Laudo wonders whether the visceral images of the Boston Marathon bombing, which happened about two weeks before the Hialeah event, might dim enthusiasm for future runs.
“Now that we’ve seen runners covered in their own real blood, will it make the zombie runs more popular or less popular?” she said. “It might make the game a little too scary. It might cease the fun.”
At the Run for Your Lives race though, enthusiasm was brimming, the zombification strangely cathartic.
Over at the tented “Zombie Transformation Center” — the ZTC! — an assembly line of professional makeup artists applied liquid latex to secure prosthetic wounds to the faces of more than 700 zombies throughout the day. Airbrush paint turned flesh the green and gray of decay.
For the “stumblers,” artists used chunky clots of light brown blood, a bright runny hue for the “chasers.”
“Besides the fact that The Walking Dead is such a big show right now, inside everybody is that primal instinctual zombie that is just a monster that just goes out for food and has that lust inside them,” Renee Minichino, a Jensen Beach makeup artist, opined as a crew of artists retransformed me into one of the dead.
“I think that’s appealing to a lot of people. It’s part of you that you don’t normally let out.”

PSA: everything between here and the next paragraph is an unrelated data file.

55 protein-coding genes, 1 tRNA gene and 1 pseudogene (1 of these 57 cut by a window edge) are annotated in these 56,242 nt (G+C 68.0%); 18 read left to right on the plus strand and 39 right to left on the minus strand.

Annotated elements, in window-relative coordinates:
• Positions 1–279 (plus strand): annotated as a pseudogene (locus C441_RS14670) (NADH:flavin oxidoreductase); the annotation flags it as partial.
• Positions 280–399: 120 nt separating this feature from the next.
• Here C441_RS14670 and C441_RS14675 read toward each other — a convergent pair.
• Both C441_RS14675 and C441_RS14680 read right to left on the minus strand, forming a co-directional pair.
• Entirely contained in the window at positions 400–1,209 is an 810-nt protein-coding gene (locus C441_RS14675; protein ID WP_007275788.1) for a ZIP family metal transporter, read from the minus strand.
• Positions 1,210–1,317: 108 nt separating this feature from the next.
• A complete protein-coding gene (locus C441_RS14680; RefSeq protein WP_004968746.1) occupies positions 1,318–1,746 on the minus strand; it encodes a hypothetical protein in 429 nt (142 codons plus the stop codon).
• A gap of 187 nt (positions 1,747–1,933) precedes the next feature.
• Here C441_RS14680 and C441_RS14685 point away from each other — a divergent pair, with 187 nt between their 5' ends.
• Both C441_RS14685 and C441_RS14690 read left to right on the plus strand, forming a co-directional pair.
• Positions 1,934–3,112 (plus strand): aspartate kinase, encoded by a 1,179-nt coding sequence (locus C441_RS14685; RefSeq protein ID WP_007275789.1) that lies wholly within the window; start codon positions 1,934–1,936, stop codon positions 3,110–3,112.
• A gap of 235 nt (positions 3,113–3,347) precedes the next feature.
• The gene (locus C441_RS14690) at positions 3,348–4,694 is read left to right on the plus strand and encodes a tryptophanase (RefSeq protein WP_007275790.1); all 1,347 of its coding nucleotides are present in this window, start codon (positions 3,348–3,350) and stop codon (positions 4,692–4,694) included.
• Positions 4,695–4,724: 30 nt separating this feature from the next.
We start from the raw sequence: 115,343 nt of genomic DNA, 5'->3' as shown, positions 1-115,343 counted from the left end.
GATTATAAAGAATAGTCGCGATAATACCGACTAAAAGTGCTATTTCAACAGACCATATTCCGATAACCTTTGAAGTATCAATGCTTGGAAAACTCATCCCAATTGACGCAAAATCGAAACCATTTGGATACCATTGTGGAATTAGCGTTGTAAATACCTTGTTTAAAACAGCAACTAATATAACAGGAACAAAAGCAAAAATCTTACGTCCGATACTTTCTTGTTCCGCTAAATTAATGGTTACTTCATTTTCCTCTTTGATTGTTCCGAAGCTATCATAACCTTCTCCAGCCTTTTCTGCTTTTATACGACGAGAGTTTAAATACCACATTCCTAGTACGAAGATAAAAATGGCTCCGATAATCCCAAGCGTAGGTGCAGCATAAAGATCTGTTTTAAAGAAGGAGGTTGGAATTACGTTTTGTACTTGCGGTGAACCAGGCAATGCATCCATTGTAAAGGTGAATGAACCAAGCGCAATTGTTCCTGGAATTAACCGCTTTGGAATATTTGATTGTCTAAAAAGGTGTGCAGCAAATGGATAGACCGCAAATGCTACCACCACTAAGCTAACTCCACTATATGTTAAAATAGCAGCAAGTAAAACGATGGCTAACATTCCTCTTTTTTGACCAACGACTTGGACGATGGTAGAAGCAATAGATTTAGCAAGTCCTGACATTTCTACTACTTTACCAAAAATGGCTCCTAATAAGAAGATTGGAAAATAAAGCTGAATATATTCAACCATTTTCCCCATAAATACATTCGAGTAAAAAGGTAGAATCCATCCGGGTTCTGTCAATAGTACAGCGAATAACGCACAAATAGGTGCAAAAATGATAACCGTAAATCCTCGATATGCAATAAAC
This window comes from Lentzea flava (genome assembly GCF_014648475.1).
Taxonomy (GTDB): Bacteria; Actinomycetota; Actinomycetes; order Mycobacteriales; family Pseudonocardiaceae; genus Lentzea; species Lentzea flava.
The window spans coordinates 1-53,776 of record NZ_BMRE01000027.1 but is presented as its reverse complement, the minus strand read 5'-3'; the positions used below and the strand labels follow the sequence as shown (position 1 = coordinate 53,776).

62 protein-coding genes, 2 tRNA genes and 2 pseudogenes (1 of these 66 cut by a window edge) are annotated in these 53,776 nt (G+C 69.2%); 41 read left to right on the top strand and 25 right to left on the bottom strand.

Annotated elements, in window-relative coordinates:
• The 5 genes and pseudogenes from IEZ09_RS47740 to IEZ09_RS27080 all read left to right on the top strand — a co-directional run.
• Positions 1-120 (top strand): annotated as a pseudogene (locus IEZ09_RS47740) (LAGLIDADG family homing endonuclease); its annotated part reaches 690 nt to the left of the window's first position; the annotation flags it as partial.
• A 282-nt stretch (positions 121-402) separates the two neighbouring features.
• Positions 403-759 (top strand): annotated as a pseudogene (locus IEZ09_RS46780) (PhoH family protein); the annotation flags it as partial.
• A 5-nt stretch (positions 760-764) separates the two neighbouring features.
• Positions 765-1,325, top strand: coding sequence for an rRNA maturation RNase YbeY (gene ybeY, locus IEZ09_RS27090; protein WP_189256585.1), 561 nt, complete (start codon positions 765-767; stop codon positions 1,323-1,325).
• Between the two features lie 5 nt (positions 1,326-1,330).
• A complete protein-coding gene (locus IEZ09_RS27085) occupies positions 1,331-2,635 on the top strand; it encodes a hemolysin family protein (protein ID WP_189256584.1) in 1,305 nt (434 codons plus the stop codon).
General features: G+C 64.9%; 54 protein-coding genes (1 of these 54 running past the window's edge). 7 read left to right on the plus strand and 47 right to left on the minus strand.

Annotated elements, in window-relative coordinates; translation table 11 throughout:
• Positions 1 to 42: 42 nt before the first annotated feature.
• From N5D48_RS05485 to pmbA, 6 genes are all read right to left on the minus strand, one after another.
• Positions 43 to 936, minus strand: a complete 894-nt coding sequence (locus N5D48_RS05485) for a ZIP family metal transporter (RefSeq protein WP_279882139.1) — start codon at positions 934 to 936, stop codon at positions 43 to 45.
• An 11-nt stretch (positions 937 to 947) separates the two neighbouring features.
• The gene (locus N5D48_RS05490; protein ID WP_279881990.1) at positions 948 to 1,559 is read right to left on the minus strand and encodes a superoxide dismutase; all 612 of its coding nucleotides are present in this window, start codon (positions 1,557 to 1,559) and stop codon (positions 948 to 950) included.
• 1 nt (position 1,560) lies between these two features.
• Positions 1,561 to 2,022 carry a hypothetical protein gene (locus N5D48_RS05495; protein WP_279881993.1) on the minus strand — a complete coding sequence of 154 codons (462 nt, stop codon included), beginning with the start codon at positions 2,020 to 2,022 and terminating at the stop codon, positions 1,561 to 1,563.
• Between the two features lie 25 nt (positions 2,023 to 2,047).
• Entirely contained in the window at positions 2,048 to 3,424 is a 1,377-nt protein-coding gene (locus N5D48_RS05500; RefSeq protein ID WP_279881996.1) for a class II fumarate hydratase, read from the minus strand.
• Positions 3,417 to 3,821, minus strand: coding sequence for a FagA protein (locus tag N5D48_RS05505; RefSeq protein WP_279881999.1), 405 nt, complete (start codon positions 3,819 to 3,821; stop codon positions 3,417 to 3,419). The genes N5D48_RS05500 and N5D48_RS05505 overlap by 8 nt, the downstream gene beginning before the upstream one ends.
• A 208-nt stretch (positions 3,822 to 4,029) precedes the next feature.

Across the 5K course, looping around a lake, we fanned out, stationed at zones and obstacles with names like The Blood Pit, The Smoke House and The Maze. Waves of runners took off every half-hour. “No touching the zombies. No touching anybody at all,” a cheery young organizer told the start line. “Keep your hands to yourself. If zombies get too aggressive, let us know. We’ll handle it.”
Survival was measured not in avoiding bites but in keeping zombies from taking the three red flags tied around the runners’ waists.
At The Smokehouse, runners darted feet-first inside a misty barn-like building booby-trapped with ropes that delivered a mild magnetic shock. Scrawled on the side: “Stay in the House Carl,” because who hasn’t yelled at the TV for The Walking Dead’s child protagonist to just stay put, damn it?
The course wound through a thickly wooded bicycle trail, which, even before the race, screamed End Times — not the least the litter of large broken concrete chunks, abandoned boat and rusty tractor, a solemn doll tied to its gear shift.
The key to the proper scare, I found: slow gait, eye contact, sudden dead sprint. For a make-believe course, runner after runner looked genuinely terrified as they fled.
“I think everyone sees the zombies movies and thinks, ‘I get past the first few scenes,’ said Mickey Caruana, 42, a Broward real estate agent who boasts 68G of zombie movies on his computer and hosts zombie parties for his friends.
At the Hialeah event, Caruana joined me as a zombie chasing runners around runners such as Hialeah nurse Yvette Fonte, 30, who was stripped of all her flags but got two back from sympathetic zombies. But she finished.
“I felt really scared. I have a lot of fears. Heights. Dark bodies of water. I was pushing myself to the limit,” Fonte said. “I didn’t take any short cuts. I think I would make it. At least until Season Two.”
Follow David Ovalle on Twitter: @davidovalle305